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My father always complains about his life, suffers stress

The Yomiuri ShimbunDear Troubleshooter:

I’m a male teacher in my 20s. I’m concerned about my father because he is always complaining.

My father often talks about regrets in his life when our family are together at dinnertime or on holidays. Once he starts, he doesn’t stop, which immediately spoils the family’s good mood. He is consumed with an inferiority complex stemming from his academic background, and he sometimes even speaks ill of the university I graduated from.

I’m somehow sympathetic to his stress because he is not good at communicating and building relationships with others. It seems he isn’t successful at work because of these weaknesses.

My father suffers from insomnia due to the stress and takes sleeping pills. He also complains more and more often. I can’t bear to see him this way. I hope he changes his mind-set to think of his twilight years in a more positive way.

I’m also concerned when I think about getting married, because it would be embarrassing for my future wife to hear my father complaining as he does now. How should I support him as a member of my father’s family?

Y, Kagawa Prefecture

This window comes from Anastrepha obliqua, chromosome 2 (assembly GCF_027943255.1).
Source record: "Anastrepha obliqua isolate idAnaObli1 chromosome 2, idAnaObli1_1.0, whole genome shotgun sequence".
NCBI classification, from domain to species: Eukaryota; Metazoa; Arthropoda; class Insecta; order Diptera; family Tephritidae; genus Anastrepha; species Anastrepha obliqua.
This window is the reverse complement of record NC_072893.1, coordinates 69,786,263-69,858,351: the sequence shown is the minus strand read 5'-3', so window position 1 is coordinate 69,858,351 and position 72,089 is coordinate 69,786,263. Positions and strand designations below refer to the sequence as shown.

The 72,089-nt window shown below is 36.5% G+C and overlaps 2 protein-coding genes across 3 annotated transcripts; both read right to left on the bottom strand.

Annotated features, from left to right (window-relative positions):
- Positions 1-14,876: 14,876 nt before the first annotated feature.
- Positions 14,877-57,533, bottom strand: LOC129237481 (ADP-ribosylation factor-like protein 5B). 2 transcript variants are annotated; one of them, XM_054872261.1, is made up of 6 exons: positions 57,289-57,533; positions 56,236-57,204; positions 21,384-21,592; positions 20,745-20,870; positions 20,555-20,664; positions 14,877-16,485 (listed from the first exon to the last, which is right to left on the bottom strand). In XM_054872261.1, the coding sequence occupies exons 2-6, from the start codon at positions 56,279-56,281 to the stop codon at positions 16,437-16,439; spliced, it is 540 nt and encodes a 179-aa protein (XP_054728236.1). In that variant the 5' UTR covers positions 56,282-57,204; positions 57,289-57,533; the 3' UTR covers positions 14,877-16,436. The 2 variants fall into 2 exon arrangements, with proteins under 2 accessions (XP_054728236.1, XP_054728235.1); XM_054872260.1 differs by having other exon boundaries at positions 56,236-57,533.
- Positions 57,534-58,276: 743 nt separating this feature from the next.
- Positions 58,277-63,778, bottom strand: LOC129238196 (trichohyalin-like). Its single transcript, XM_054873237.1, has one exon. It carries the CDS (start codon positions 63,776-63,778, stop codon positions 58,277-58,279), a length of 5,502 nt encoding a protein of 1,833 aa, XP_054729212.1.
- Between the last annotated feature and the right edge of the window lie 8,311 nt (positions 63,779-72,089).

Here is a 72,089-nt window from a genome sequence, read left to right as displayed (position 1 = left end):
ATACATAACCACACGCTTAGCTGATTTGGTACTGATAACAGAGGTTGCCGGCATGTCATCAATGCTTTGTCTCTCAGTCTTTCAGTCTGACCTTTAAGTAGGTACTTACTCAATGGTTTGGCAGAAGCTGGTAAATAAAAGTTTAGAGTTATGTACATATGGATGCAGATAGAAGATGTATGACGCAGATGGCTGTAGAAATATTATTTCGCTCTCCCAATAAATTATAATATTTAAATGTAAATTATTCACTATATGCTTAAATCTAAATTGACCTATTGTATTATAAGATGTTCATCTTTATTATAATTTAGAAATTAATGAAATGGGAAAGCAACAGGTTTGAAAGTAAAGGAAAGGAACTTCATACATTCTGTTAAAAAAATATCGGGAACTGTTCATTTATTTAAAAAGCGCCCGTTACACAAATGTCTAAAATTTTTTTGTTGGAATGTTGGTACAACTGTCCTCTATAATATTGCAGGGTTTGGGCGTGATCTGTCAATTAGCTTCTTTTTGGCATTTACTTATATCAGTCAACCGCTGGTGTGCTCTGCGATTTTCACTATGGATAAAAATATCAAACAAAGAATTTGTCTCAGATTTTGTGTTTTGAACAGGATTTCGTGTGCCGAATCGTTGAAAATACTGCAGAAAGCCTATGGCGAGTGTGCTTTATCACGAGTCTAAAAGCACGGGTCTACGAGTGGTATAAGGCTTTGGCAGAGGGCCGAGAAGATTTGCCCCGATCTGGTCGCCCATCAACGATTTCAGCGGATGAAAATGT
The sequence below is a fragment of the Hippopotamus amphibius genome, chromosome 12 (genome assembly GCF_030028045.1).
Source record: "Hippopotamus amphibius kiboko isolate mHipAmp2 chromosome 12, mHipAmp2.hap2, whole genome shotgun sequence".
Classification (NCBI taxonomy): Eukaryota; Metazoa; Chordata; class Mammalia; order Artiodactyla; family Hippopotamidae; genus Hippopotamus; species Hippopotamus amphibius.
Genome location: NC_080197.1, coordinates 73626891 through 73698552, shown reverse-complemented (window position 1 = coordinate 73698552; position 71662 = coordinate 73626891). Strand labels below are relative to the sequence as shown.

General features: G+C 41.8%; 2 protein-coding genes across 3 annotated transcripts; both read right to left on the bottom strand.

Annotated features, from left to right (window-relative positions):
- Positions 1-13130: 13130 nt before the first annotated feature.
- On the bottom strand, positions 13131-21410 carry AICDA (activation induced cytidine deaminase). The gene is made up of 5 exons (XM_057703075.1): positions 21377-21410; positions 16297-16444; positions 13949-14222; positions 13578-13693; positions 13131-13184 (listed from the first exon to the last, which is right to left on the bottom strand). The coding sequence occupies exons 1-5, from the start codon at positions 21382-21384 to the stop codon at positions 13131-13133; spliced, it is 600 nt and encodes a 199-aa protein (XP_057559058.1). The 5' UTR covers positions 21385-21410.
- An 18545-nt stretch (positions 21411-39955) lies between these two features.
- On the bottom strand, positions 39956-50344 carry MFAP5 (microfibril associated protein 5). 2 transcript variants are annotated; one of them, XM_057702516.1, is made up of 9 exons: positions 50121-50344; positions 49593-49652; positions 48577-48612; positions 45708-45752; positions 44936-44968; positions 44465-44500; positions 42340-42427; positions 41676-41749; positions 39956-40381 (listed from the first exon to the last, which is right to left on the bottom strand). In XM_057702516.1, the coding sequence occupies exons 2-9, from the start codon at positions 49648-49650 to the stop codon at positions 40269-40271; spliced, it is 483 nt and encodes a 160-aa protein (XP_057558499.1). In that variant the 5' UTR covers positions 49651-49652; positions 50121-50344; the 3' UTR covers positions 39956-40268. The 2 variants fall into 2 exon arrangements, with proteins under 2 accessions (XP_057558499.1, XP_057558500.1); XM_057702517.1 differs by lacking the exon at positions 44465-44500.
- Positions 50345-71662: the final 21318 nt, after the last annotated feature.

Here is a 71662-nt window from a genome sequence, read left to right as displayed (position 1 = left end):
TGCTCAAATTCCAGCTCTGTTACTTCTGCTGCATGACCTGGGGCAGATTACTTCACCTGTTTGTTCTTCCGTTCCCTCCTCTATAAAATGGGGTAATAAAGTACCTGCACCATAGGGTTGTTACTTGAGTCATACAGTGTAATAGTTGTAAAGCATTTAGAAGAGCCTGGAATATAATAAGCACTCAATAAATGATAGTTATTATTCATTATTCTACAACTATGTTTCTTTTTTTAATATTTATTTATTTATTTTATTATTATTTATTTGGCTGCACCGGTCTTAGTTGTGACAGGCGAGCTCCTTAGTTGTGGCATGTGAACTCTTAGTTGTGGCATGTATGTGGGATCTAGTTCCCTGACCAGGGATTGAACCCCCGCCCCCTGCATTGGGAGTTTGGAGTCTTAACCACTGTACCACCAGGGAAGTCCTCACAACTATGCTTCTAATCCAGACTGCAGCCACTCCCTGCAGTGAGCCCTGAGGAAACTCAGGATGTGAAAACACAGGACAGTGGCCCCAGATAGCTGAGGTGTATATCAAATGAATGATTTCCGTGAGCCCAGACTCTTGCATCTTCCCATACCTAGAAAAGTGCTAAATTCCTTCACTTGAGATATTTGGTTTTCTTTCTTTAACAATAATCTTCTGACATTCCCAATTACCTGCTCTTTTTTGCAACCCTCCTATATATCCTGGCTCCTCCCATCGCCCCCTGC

Dear Mr. Y:

Your father is blessed with such a good son like you who listens to his complaints. He is stressed out so much that he suffers from insomnia, so I suggest you listen to him as sympathetically as possible.

It may also work if you take another step to ask your father about his childhood and seek advice about your work. It can help him build confidence in himself, because anyone is happy to have someone take an interest in them and have their opinions respected.

I suggest you sometimes have your father listen to you complain. Interestingly enough, if we listen to the complaints of others and encourage them, what we tell them can end up encouraging ourselves, like a boomerang that we throw that comes back to us.

If your father can realize he is relied on by his son, it can help him. As a teacher, what you learn through communicating with your father will also certainly benefit you when building relationships with your own students.

When you get married, you should explain to your partner what you think of your father to seek her understanding. We can live a more fulfilling life because we have challenges and obstacles to overcome. I hope you keep working.

Megumi Hisada, writer

(from Oct. 21, 2017, issue)Speech

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